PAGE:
Monday, January 25, 2016

In Our Lifetime Those Who Kill, or Making A Murderer on NetFlix

I don’t watch true crime in general.  In my view reality is scary enough as it is, and I prefer my monsters to be strictly supernatural.  And while I am happy to voice my admiration for a non-fiction novel like In Cold Blood by Truman Capote, I do have certain misgivings when it comes to these modern TV shows and documentaries that seem to revel in non-fiction murders and actual serial killers.  Crime becomes entertainment, and we as a public eagerly consume it, but in the back of my mind I wonder if it’s any different than watching a public execution.
So when a documentary series like  Making A Murderer comes around, written and directed over a decade by Laura Ricciardi and Moira Demos, and I find myself compelled to watch and obsessed with the crime, my first question is not who’s guilty but rather why am I watching?  What’s my personal motivation here?  And how am I being manipulated?
The facts in the documentary are deceptively simple: Stephen Avery of Manitowoc County, Wisconsin, served 18 years in jail for sexual assault before being exonerated by DNA evidence.  Then, two years after his release he’s arrested again for murder of Teresa Halbach, and sentenced to life in prison.  The documentary relates the tragic miscarriage of justice surrounding Stephen Avery’s first arrest and trial, and presents a compelling argument that the state went after him, perhaps to the point of framing him, for the subsequent murder.  I don’t feel the need to go into further detail because you’ve either watched this series and are looking for my analysis, or you haven’t watched it, and are considering it.  
Regardless of guilt or innocence I see three options for Stephen Avery:  He’s guilty, and he got what was coming to him.  Option two, he’s guilty and the cops can’t prove it, so they manufacture evidence.  And option three, the really terrifying one, is that Stephen Avery is innocent, and the Manitowoc County Sheriff’s Department framed him, in collusion with the prosecutor, the judge, the jury and his defense attorney.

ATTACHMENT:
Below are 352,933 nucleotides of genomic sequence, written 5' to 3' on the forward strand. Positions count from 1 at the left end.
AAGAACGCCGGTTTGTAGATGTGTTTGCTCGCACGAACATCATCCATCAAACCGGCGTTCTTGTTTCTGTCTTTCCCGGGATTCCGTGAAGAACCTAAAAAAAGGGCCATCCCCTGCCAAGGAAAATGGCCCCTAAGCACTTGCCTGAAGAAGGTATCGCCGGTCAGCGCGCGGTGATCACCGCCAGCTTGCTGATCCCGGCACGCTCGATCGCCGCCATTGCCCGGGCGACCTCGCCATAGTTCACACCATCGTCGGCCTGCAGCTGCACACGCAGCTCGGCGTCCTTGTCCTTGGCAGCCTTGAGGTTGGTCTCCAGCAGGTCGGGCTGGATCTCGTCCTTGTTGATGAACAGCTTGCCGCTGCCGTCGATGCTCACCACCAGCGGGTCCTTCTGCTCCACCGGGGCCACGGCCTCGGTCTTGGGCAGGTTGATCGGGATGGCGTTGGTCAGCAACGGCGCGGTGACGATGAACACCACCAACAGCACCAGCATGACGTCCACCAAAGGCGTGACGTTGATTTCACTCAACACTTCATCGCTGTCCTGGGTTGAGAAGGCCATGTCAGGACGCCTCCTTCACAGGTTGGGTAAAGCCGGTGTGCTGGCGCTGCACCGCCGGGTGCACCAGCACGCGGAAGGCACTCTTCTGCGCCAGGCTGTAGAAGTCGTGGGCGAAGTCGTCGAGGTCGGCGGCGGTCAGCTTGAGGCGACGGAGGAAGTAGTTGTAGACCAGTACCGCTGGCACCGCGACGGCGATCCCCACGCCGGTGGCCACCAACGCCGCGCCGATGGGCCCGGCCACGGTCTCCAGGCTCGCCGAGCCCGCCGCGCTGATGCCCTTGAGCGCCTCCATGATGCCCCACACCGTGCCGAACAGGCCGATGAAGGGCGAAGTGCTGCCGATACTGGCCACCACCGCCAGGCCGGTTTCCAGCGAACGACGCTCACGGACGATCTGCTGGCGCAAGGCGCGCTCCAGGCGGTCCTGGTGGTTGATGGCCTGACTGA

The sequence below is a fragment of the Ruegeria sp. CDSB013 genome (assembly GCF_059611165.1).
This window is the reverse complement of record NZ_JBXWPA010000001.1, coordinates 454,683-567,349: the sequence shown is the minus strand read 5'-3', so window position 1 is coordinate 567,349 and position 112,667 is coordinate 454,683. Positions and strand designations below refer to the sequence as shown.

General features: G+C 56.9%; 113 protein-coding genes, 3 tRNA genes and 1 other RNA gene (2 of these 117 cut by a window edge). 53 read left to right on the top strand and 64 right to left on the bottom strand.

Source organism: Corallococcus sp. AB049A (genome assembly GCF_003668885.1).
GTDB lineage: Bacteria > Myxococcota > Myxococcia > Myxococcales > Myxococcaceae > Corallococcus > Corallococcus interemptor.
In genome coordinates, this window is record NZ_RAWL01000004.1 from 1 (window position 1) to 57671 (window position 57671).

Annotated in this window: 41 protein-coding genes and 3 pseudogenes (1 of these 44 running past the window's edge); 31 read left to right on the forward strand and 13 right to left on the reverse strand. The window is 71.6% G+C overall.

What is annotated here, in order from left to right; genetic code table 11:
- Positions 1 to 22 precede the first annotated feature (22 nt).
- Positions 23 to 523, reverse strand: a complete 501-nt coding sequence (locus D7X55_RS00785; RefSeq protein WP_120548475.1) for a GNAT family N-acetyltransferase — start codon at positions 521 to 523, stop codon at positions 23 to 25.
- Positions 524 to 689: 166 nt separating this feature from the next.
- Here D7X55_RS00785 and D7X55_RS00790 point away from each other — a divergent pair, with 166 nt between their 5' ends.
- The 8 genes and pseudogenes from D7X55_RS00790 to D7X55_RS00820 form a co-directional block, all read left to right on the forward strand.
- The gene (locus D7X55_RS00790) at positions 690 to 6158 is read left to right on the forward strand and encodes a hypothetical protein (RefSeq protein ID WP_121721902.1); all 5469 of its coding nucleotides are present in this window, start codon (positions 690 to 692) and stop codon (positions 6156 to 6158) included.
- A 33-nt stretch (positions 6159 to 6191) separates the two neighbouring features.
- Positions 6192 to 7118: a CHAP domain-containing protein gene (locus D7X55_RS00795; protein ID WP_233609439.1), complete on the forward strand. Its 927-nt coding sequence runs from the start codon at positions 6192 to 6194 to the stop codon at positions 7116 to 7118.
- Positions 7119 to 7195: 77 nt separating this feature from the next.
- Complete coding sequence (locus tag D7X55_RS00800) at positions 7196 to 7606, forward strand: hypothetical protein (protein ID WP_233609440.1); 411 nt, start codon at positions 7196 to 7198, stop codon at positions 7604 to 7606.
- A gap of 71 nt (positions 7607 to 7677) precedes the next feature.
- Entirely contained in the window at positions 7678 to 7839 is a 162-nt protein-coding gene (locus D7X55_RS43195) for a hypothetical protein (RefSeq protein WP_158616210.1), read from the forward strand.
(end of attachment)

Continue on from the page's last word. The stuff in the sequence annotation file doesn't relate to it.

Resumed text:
Which brings up another interesting issue for me; we love vigilantes in our pop culture, the rogue cop who takes the law into his own hands because the system is so corrupt.  Batman does this all the time.  But when the state does this in actual reality, as was strongly implied by this documentary, there’s a massive public outcry.  Because who will they go after next?  If an innocent man goes to jail, twice, who’s next?  It could be you, it could be me.  That fear, that paranoia, keeps us watching, invests us in Stephen Avery’s story and sordid life and compels us throughout the entire series to demand answers and some sort of justice.
The agenda and narrative of the documentary also flips the paradigm and makes the victim’s family the bad guys, as if they’re the ones hounding this poor man like Jean Valjean in Les Mis.  But the truth of the matter is someone killed Teresa Halbach, and that fact gets lost in the rush to exonerate Steven Avery, or exposing the larger Manitowoc County conspiracy and the systemic flaws in American Criminal Justice system.
Making A Murderer is so tantalizing to us as viewers because there are no definitive answers or clear resolutions. So many questions are raised; why didn’t he crush the car?  Why did it take the police 7 searches to find a key in plain sight?  Where’s the blood splatter? 
We’re so used to complete stories in fiction, simply because we rarely get clear dramatic resolution in our non-fiction, everyday life.  Most of us have never been handcuffed and arrested, or put on trial, or seen the inside of a jail— in our personal lives.  However we’ve seen those scenes over and over again on TV and in movies.  We can recite our Miranda Rights, we know about courtroom procedure and DNA analysis and we bring that fictional experience, along with the expectation of a clear resolution, when we watch non-fiction true crime documentaries like this one. 
Making A Murderer  obscures this line between reality and entertainment,  presenting a non-fiction crime in a dramatic and cinematic way that only succeeds in confusing the viewer and whipping them into a paranoid frenzy.  But hey, it keeps us watching and complacent, rather than voting for social change and better representation.  And at the center of this a young lady was murdered, Stephen Avery and his hapless nephew Brenden Dassey rot in prison, we’re left wondering why.

my first novel? thanks for asking:) I wrote a 4 book supernatural martial arts series concerning the ongoing feud between a group of kung-fu killer witches in san francsico’s chinatown.